Forty years ago, as an idealistic college kid in Des Moines, Iowa, I cast my first vote for president. I voted Republican, and I’ve done the same in dozens of elections since.
Along the way, I worked in the White House for President Ronald Reagan and as an adviser for countless politicians here in California – all of them Republican. The GOP has always been my happy home.
But this year is different. This year party loyalty must take a backseat to what’s best for America. This year I’m voting for Hillary Clinton, and given the alarming alternative crowned by millions of my fellow Republicans, it’s an easy call.
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What’s not so easy is making sense of the hostile reaction to my choice. We live in a democracy, a nation built with the blood of brave souls who defied a mighty monarchy to guarantee future generations the inalienable rights of life, liberty and the pursuit of happiness. It’s a free country. And we are free to cast our ballots for whomever we choose.
But apparently some Americans – including some Republicans I call friends – equate political independence with unthinkable heresy. They’d rather cling to the party line and hand the Oval Office to a petulant, dangerously unbalanced reality TV star than support a Democrat.
That’s disturbing, and the lockstep partisanship it reflects makes me concerned for our country.
I’ve weathered a strong dose of that partisanship in recent days. When news of my decision to support Clinton over Donald Trump aired in late May on CNN, the reaction was strong and swift. My interview with the network was trending on Twitter for a full day, and I was flooded with emails, voice mails, texts and Facebook notes from friends and strangers.
Most of the comments were encouraging, with many folks supportive of #Republicans4Hillary. A lifelong Republican from New Jersey applauded my “courage” and said he was “embarrassed and ashamed” that his beloved party had adopted a “my way or the highway” stance supporting Trump.
A conservative former GOP speechwriter echoed those thoughts and offered to do anything to “stop this monster from getting anywhere near the White House.” He, too, will vote for Hillary.
One of the most compelling emails came from a German woman, Ursula Vogel of Bonn. “More than 80 years ago,” she wrote, “our nation made a big mistake in giving power to a very dangerous man ... The United States and the entire world will face a horrible future with a President Donald Trump.”
Along with the supportive messages, however, came many that were downright hateful. I knew I’d get some flak, but I expected mostly good-natured jabs and honest disagreements. There was some of that. But there was also a current of viciousness that surprised even someone with thick skin like me.
One writer said he wanted me to watch my family endure violence at the hands of illegal immigrants. Other diehard Trumpians called me a “moron” with an unprintable modifier and other things not allowed in newspapers, and said they hoped I’d die before their candidate took the oath of office.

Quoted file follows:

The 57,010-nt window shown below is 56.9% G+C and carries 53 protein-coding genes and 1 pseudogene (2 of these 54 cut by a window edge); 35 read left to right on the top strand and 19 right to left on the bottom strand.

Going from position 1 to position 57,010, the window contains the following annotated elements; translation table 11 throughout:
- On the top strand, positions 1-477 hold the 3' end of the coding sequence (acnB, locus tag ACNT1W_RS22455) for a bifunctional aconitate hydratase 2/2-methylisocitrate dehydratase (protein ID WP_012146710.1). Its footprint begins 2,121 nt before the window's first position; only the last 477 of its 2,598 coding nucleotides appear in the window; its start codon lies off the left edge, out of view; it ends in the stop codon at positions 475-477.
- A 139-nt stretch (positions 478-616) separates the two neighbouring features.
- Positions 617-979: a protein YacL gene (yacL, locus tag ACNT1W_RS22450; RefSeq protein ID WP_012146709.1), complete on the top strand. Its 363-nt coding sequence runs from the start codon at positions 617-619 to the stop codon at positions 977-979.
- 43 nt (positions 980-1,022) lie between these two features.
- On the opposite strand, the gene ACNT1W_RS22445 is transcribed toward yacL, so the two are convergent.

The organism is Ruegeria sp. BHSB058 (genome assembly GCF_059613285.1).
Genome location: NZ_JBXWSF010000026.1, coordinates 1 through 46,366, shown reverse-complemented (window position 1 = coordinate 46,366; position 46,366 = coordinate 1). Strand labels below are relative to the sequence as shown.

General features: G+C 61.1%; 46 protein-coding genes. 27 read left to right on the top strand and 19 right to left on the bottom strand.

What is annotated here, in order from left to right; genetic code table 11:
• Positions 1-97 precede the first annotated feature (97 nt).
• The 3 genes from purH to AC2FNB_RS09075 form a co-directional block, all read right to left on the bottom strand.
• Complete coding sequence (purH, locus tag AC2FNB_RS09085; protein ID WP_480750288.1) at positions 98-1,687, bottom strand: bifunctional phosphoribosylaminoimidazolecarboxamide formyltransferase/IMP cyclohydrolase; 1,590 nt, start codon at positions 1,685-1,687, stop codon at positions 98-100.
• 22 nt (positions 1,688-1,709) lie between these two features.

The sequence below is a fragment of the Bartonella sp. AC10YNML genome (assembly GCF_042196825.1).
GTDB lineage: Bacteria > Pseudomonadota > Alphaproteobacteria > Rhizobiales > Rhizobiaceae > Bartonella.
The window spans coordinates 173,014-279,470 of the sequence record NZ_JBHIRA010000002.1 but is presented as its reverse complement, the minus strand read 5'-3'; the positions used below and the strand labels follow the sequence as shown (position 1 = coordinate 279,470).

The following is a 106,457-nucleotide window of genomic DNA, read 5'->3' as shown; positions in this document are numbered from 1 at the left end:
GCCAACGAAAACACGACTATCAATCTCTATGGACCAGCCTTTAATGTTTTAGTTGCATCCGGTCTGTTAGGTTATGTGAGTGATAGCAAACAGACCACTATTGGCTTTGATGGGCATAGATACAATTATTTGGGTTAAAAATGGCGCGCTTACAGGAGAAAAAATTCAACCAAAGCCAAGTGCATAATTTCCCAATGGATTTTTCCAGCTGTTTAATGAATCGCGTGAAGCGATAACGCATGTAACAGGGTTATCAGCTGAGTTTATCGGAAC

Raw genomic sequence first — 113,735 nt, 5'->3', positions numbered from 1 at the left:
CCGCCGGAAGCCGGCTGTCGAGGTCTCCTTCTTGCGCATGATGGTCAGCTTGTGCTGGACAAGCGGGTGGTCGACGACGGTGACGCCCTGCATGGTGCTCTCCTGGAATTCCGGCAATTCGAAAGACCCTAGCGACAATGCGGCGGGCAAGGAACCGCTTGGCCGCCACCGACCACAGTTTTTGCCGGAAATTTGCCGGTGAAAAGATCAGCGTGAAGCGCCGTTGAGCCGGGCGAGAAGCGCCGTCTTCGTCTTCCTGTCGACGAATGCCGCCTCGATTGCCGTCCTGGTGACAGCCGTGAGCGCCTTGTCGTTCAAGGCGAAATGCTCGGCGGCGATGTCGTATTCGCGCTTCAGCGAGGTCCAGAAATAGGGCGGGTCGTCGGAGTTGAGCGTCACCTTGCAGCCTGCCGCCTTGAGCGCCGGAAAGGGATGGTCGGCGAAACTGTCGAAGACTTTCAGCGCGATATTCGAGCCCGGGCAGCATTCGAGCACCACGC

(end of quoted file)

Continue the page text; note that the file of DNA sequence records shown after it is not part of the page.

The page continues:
Some might dismiss these venomous comments as the work of a few wackos, but I think there’s more to it than that. I think it’s a matter of monkey see, monkey do. Trump is nasty, disrespectful, hotheaded and prone to bizarre outbursts featuring all manner of slurs. He is hateful, so it’s no surprise that his amped-up troops are spewing hate, too.
Trump also fuels this behavior with his full-throated portrayal of our country as a Balkanized place of us vs. them, a place where somebody somewhere – probably someone with brown skin or an unusual surname – must be to blame for our troubles, large and small. His answers – Build a wall! Deport 11 million illegals! Make America great again! Bomb the s--- out of ISIS! – are so appealingly (and appallingly) simple, it’s no wonder so many people are gulping down the Kool-Aid.
But the world is a complicated place. The world is a place of nuances, a place in which diplomacy, reason and wisdom are what we need to steer a safe, prosperous course forward, both domestically and globally. Putting a rash, narcissistic bully like Trump in charge of our nation – including its armies and nuclear launch codes – would be nothing short of disastrous.
And so yes, this year I will vote for a Democrat for the first time ever, for Hillary Clinton because I believe that four years of Clinton as president is better than one day of Trump. While she holds many policy positions that differ from my own, her qualifications for the presidency cannot be disputed. And while she is flawed, she has the temperament and experience needed to lead our nation with a steady hand.
Trump does not even come close, and his policies, conduct and belief system don’t represent the Republican Party I’ve known and loved. Rather, he’s the ultimate charlatan, a masterful magician who has managed to hoodwink gullible Americans into believing he is fit to lead.
Trump has built his sickening brand on a foundation of xenophobia, tapping into people’s fears and struggles to hoist himself as some sort of divine, orange-haired superhero – the long-awaited chosen one who can deliver us from our woes.
On Tuesday night, as she became the first American woman within striking distance of the White House, Clinton took note of this: “He’s not just trying to build a wall between America and Mexico,” she said. “He’s trying to wall off Americans from each other.”
Indeed he is. That’s not what the United States is all about. That’s not “one nation, under God, with liberty and justice for all.”
I’m predicting that sanity will ultimately prevail and this nightmare will end Nov. 8, and I’ll be staying up late to cheer.
Doug Elmets worked in the Reagan White House and owns a public affairs firm in Sacramento. Contact him at firstname.lastname@example.org.